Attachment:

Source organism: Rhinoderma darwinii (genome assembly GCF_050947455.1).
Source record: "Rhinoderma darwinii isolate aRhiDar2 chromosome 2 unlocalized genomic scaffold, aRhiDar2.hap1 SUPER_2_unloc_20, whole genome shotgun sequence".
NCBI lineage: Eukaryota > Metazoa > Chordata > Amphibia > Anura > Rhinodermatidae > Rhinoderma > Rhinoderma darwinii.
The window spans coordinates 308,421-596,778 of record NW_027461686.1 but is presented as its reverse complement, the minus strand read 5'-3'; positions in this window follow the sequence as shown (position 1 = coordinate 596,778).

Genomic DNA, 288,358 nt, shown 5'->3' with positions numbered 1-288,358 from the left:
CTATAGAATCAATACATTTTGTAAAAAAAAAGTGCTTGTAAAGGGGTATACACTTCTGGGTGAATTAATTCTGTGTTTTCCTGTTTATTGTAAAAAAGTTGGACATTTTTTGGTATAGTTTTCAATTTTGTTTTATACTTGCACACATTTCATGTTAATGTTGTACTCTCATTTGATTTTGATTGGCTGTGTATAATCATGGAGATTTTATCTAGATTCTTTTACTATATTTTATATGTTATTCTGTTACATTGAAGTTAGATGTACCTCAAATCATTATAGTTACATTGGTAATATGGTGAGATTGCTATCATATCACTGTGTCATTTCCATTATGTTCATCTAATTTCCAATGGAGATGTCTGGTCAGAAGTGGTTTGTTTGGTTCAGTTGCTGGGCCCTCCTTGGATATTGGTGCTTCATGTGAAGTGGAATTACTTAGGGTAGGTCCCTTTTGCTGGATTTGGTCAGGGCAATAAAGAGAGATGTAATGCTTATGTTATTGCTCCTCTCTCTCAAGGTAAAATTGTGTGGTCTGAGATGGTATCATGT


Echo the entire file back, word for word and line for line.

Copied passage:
Source organism: Rhinoderma darwinii (genome assembly GCF_050947455.1).
Source record: "Rhinoderma darwinii isolate aRhiDar2 chromosome 2 unlocalized genomic scaffold, aRhiDar2.hap1 SUPER_2_unloc_20, whole genome shotgun sequence".
NCBI lineage: Eukaryota > Metazoa > Chordata > Amphibia > Anura > Rhinodermatidae > Rhinoderma > Rhinoderma darwinii.
The window spans coordinates 308,421-596,778 of record NW_027461686.1 but is presented as its reverse complement, the minus strand read 5'-3'; positions in this window follow the sequence as shown (position 1 = coordinate 596,778).

Genomic DNA, 288,358 nt, shown 5'->3' with positions numbered 1-288,358 from the left:
CTATAGAATCAATACATTTTGTAAAAAAAAAGTGCTTGTAAAGGGGTATACACTTCTGGGTGAATTAATTCTGTGTTTTCCTGTTTATTGTAAAAAAGTTGGACATTTTTTGGTATAGTTTTCAATTTTGTTTTATACTTGCACACATTTCATGTTAATGTTGTACTCTCATTTGATTTTGATTGGCTGTGTATAATCATGGAGATTTTATCTAGATTCTTTTACTATATTTTATATGTTATTCTGTTACATTGAAGTTAGATGTACCTCAAATCATTATAGTTACATTGGTAATATGGTGAGATTGCTATCATATCACTGTGTCATTTCCATTATGTTCATCTAATTTCCAATGGAGATGTCTGGTCAGAAGTGGTTTGTTTGGTTCAGTTGCTGGGCCCTCCTTGGATATTGGTGCTTCATGTGAAGTGGAATTACTTAGGGTAGGTCCCTTTTGCTGGATTTGGTCAGGGCAATAAAGAGAGATGTAATGCTTATGTTATTGCTCCTCTCTCTCAAGGTAAAATTGTGTGGTCTGAGATGGTATCATGT